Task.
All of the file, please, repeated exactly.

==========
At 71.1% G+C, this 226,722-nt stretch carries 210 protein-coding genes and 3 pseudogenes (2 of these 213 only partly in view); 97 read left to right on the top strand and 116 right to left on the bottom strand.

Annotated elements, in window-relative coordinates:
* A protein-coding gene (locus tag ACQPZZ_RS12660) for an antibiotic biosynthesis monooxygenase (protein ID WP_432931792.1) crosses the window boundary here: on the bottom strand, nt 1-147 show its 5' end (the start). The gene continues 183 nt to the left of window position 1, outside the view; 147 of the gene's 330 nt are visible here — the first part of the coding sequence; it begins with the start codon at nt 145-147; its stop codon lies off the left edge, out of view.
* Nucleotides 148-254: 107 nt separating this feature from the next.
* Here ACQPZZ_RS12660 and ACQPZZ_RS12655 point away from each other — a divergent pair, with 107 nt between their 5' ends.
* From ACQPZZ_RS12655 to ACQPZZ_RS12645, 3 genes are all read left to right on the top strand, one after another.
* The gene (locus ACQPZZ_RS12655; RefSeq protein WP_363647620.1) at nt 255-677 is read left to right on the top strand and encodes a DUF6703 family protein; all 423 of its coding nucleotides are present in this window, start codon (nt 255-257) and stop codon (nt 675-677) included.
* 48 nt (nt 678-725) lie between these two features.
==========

At 71.1% G+C, this 226,722-nt stretch carries 210 protein-coding genes and 3 pseudogenes (2 of these 213 only partly in view); 97 read left to right on the top strand and 116 right to left on the bottom strand.

Annotated elements, in window-relative coordinates:
* A protein-coding gene (locus tag ACQPZZ_RS12660) for an antibiotic biosynthesis monooxygenase (protein ID WP_432931792.1) crosses the window boundary here: on the bottom strand, nt 1-147 show its 5' end (the start). The gene continues 183 nt to the left of window position 1, outside the view; 147 of the gene's 330 nt are visible here — the first part of the coding sequence; it begins with the start codon at nt 145-147; its stop codon lies off the left edge, out of view.
* Nucleotides 148-254: 107 nt separating this feature from the next.
* Here ACQPZZ_RS12660 and ACQPZZ_RS12655 point away from each other — a divergent pair, with 107 nt between their 5' ends.
* From ACQPZZ_RS12655 to ACQPZZ_RS12645, 3 genes are all read left to right on the top strand, one after another.
* The gene (locus ACQPZZ_RS12655; RefSeq protein WP_363647620.1) at nt 255-677 is read left to right on the top strand and encodes a DUF6703 family protein; all 423 of its coding nucleotides are present in this window, start codon (nt 255-257) and stop codon (nt 675-677) included.
* 48 nt (nt 678-725) lie between these two features.